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RE2021
Mon 20 - Fri 24 September 2021
Mon 20 Sep 2021 11:15 - 11:45 at Fitzpatrick-7 - Workshop:REWBAH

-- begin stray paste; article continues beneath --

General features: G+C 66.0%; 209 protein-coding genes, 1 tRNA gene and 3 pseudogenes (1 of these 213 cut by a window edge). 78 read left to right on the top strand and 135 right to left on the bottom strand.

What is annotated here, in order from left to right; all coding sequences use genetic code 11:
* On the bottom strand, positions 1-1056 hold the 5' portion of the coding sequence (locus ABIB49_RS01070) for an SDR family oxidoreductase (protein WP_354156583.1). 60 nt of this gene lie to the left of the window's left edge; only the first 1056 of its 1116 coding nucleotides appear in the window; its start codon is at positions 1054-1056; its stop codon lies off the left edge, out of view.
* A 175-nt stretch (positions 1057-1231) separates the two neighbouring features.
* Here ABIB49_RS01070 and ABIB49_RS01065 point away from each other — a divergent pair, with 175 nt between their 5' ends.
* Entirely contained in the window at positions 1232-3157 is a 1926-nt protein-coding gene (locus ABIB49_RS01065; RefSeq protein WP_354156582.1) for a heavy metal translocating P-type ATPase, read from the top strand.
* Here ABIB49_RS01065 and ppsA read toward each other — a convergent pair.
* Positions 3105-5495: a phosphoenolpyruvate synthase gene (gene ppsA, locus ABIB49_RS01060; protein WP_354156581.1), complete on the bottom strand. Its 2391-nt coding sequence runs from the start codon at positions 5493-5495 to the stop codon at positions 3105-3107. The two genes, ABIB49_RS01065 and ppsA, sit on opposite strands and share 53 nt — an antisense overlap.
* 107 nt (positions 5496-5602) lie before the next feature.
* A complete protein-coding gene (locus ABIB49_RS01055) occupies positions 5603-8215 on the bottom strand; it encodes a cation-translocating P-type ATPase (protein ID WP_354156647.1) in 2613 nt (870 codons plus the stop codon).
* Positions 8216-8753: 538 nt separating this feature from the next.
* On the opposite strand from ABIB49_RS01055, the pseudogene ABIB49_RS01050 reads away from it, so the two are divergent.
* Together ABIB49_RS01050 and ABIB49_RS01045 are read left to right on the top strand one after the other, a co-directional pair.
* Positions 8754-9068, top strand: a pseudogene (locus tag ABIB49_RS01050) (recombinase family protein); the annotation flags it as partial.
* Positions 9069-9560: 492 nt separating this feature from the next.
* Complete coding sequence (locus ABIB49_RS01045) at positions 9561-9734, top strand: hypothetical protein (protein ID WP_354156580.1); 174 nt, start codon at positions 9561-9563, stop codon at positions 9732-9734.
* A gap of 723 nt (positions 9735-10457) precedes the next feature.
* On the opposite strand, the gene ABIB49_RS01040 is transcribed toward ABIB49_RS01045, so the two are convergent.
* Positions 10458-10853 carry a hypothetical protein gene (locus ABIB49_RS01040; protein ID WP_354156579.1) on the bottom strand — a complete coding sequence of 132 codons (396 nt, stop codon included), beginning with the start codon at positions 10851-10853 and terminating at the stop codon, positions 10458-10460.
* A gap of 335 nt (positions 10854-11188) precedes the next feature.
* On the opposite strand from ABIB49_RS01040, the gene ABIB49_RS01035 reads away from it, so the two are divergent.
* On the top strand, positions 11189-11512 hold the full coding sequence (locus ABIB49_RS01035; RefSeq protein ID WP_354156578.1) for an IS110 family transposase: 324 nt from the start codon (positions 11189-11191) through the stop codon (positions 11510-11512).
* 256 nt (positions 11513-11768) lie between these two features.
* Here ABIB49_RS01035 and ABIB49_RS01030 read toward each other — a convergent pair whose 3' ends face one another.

Many people visit an emergency department immediately after experiencing some unusual symptoms, without any regard to the scale of acuity of their condition. Some of these visits are unnecessary and lead to overcrowded emergency departments, increased wait times, and overutilization of scarce healthcare resources. At the other end of the spectrum, there are people who do not seek medical advice when they should. One solution to these problems is to provide a reliable source of information that would allow people to assess their need for consulting (self-triage) in a way that helps reduce the number of inappropriate visits and that promotes seeking medical help when necessary. This paper aims to identify requirements that make such self-triage applications usable. To this end, after assessing existing apps, we studied a new self-triage mobile application called Symptoms Pal, co-developed with Montfort Hospital in Ottawa, Canada. This application guides a user through a series of questions and, at the end, provides advice about the possible problem and course of action (911, visit an emergency department, visit a doctor, or self-care). The usability of Symptoms Pal was evaluated by a study involving 34 participants. Several strengths and weaknesses of the usability and perceived usefulness of the application were identified and led to additional requirements and a revised version. This research contributes 25 reusable requirements and validated user interface design artefacts for self-triage mobile applications that can be used by developers of similar applications.